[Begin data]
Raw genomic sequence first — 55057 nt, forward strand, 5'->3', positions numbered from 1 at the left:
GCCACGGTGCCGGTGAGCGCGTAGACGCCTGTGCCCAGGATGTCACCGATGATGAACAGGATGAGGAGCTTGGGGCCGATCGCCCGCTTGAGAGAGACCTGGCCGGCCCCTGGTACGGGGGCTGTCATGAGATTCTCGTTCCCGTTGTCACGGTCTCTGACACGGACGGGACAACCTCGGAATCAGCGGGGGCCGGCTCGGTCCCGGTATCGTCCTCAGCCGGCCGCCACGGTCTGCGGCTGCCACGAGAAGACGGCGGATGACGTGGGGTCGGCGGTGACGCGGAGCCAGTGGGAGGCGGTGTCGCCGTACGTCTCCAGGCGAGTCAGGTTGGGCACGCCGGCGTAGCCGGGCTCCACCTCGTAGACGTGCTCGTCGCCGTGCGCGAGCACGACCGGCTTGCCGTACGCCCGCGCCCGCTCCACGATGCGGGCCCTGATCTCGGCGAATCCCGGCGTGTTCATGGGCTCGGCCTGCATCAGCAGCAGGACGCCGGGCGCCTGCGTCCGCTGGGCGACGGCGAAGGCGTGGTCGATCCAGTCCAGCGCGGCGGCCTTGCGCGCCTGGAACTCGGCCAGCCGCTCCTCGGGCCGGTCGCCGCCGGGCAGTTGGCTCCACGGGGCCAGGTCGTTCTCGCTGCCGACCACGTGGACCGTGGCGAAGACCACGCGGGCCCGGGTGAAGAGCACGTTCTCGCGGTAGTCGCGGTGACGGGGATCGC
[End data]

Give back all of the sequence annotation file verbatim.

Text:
Raw genomic sequence first — 55057 nt, forward strand, 5'->3', positions numbered from 1 at the left:
GCCACGGTGCCGGTGAGCGCGTAGACGCCTGTGCCCAGGATGTCACCGATGATGAACAGGATGAGGAGCTTGGGGCCGATCGCCCGCTTGAGAGAGACCTGGCCGGCCCCTGGTACGGGGGCTGTCATGAGATTCTCGTTCCCGTTGTCACGGTCTCTGACACGGACGGGACAACCTCGGAATCAGCGGGGGCCGGCTCGGTCCCGGTATCGTCCTCAGCCGGCCGCCACGGTCTGCGGCTGCCACGAGAAGACGGCGGATGACGTGGGGTCGGCGGTGACGCGGAGCCAGTGGGAGGCGGTGTCGCCGTACGTCTCCAGGCGAGTCAGGTTGGGCACGCCGGCGTAGCCGGGCTCCACCTCGTAGACGTGCTCGTCGCCGTGCGCGAGCACGACCGGCTTGCCGTACGCCCGCGCCCGCTCCACGATGCGGGCCCTGATCTCGGCGAATCCCGGCGTGTTCATGGGCTCGGCCTGCATCAGCAGCAGGACGCCGGGCGCCTGCGTCCGCTGGGCGACGGCGAAGGCGTGGTCGATCCAGTCCAGCGCGGCGGCCTTGCGCGCCTGGAACTCGGCCAGCCGCTCCTCGGGCCGGTCGCCGCCGGGCAGTTGGCTCCACGGGGCCAGGTCGTTCTCGCTGCCGACCACGTGGACCGTGGCGAAGACCACGCGGGCCCGGGTGAAGAGCACGTTCTCGCGGTAGTCGCGGTGACGGGGATCGC